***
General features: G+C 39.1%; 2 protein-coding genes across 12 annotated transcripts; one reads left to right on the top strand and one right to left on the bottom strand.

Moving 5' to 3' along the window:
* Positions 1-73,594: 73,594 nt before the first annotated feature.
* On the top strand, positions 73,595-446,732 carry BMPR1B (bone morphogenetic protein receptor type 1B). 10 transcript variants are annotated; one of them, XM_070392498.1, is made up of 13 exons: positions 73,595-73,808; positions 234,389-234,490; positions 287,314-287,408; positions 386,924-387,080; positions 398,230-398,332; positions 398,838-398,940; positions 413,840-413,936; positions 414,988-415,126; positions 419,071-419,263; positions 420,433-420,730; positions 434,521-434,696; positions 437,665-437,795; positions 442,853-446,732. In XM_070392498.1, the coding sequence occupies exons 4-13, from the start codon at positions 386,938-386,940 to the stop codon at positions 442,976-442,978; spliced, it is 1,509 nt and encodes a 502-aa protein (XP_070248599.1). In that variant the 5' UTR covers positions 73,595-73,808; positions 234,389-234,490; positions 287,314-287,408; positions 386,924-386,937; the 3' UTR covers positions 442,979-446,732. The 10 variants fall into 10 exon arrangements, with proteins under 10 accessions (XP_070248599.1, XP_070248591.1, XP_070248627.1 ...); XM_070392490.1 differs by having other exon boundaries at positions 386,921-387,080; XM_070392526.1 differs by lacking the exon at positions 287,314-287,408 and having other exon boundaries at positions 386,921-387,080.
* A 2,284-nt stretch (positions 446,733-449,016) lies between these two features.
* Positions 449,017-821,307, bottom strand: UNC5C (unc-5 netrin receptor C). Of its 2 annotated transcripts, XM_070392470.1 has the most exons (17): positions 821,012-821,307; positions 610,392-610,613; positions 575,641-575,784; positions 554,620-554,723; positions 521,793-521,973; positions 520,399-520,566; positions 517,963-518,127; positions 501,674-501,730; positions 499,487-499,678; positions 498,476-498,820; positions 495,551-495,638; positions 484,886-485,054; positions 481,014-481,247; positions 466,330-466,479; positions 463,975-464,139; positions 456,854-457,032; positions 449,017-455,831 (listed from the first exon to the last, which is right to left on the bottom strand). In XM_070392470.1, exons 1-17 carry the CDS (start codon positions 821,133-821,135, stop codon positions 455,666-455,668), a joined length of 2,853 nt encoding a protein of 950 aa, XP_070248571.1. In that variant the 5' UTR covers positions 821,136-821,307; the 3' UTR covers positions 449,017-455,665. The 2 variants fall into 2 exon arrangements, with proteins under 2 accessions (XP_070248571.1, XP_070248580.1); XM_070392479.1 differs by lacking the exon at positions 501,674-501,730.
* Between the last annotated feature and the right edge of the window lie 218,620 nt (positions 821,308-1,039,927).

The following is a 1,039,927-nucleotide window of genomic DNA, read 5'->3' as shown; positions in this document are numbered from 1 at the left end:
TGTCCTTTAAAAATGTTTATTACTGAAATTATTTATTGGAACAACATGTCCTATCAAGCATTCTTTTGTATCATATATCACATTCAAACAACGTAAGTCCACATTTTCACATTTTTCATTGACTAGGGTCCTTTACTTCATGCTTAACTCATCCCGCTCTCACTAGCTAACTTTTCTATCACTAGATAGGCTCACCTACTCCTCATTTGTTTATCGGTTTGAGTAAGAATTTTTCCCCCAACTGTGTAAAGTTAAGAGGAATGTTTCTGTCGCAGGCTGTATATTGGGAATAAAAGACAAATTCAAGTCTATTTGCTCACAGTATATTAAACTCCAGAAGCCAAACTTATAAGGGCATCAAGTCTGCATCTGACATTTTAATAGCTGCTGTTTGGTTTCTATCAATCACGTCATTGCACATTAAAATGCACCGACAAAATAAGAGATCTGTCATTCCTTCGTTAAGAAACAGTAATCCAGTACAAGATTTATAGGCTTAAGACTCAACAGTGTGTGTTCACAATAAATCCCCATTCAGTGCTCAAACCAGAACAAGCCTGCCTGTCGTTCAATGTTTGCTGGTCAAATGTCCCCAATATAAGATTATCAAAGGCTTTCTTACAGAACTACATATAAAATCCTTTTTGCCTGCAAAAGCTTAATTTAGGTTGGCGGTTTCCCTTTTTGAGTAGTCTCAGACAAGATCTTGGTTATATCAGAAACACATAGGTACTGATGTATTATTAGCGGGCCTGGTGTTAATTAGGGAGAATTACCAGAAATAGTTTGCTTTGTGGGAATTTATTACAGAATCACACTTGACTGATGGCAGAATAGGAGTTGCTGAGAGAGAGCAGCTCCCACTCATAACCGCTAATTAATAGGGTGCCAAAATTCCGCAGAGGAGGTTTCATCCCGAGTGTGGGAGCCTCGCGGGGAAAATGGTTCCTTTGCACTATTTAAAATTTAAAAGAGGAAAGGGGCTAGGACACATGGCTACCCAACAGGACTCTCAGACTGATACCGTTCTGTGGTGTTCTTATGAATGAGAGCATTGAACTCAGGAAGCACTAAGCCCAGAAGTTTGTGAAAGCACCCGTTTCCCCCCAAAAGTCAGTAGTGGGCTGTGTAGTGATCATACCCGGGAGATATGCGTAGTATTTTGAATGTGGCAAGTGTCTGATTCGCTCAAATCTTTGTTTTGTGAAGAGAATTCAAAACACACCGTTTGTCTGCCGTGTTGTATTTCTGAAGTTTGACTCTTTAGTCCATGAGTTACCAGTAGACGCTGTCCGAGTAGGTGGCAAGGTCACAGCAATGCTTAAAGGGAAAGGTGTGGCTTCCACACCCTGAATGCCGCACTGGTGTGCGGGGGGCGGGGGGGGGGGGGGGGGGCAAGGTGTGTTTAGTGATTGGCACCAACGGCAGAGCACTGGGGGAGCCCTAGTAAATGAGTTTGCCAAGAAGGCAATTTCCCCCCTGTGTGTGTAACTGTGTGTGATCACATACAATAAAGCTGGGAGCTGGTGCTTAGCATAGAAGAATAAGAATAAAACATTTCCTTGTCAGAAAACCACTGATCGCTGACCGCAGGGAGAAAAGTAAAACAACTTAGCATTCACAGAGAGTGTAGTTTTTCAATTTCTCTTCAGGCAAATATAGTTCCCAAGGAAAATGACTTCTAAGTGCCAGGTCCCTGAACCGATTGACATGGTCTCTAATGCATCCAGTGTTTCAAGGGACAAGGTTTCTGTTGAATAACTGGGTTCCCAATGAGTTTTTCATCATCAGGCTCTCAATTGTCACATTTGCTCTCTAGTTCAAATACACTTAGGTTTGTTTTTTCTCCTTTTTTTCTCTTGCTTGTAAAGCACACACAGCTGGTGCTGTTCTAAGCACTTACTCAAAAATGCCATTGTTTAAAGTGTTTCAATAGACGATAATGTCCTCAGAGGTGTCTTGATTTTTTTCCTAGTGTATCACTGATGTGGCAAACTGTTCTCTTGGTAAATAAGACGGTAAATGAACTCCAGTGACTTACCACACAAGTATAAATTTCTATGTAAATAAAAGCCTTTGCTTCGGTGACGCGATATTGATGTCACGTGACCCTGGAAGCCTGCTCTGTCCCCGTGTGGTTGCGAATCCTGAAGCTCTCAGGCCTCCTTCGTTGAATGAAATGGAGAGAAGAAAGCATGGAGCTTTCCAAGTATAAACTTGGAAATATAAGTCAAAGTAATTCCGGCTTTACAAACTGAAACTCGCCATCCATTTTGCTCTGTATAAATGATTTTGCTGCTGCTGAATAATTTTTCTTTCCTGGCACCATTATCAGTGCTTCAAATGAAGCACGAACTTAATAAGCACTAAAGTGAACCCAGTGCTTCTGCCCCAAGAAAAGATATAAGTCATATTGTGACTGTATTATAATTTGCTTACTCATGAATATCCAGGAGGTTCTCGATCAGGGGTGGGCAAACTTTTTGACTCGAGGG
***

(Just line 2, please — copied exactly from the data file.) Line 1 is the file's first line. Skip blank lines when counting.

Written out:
Moving 5' to 3' along the window: